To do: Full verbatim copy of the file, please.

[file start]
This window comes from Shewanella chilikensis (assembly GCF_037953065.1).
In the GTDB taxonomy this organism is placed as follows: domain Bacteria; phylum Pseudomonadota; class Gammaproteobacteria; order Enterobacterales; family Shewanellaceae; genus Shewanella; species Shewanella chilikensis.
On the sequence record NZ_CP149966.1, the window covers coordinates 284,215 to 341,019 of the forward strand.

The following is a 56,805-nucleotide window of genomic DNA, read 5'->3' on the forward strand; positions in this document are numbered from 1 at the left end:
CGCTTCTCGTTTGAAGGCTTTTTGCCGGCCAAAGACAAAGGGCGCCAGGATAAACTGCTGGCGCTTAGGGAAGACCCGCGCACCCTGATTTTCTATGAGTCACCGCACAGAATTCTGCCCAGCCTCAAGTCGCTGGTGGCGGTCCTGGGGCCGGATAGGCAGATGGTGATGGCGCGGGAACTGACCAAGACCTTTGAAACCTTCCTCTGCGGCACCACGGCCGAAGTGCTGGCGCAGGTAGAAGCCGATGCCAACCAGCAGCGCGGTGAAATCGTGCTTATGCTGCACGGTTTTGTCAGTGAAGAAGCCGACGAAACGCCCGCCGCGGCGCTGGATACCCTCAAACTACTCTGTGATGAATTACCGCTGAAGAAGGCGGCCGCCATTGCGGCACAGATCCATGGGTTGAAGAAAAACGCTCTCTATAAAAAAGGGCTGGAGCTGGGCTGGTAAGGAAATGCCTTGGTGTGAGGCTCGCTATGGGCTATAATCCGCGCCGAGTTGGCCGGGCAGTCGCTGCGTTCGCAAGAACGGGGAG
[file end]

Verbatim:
This window comes from Shewanella chilikensis (assembly GCF_037953065.1).
In the GTDB taxonomy this organism is placed as follows: domain Bacteria; phylum Pseudomonadota; class Gammaproteobacteria; order Enterobacterales; family Shewanellaceae; genus Shewanella; species Shewanella chilikensis.
On the sequence record NZ_CP149966.1, the window covers coordinates 284,215 to 341,019 of the forward strand.

The following is a 56,805-nucleotide window of genomic DNA, read 5'->3' on the forward strand; positions in this document are numbered from 1 at the left end:
CGCTTCTCGTTTGAAGGCTTTTTGCCGGCCAAAGACAAAGGGCGCCAGGATAAACTGCTGGCGCTTAGGGAAGACCCGCGCACCCTGATTTTCTATGAGTCACCGCACAGAATTCTGCCCAGCCTCAAGTCGCTGGTGGCGGTCCTGGGGCCGGATAGGCAGATGGTGATGGCGCGGGAACTGACCAAGACCTTTGAAACCTTCCTCTGCGGCACCACGGCCGAAGTGCTGGCGCAGGTAGAAGCCGATGCCAACCAGCAGCGCGGTGAAATCGTGCTTATGCTGCACGGTTTTGTCAGTGAAGAAGCCGACGAAACGCCCGCCGCGGCGCTGGATACCCTCAAACTACTCTGTGATGAATTACCGCTGAAGAAGGCGGCCGCCATTGCGGCACAGATCCATGGGTTGAAGAAAAACGCTCTCTATAAAAAAGGGCTGGAGCTGGGCTGGTAAGGAAATGCCTTGGTGTGAGGCTCGCTATGGGCTATAATCCGCGCCGAGTTGGCCGGGCAGTCGCTGCGTTCGCAAGAACGGGGAG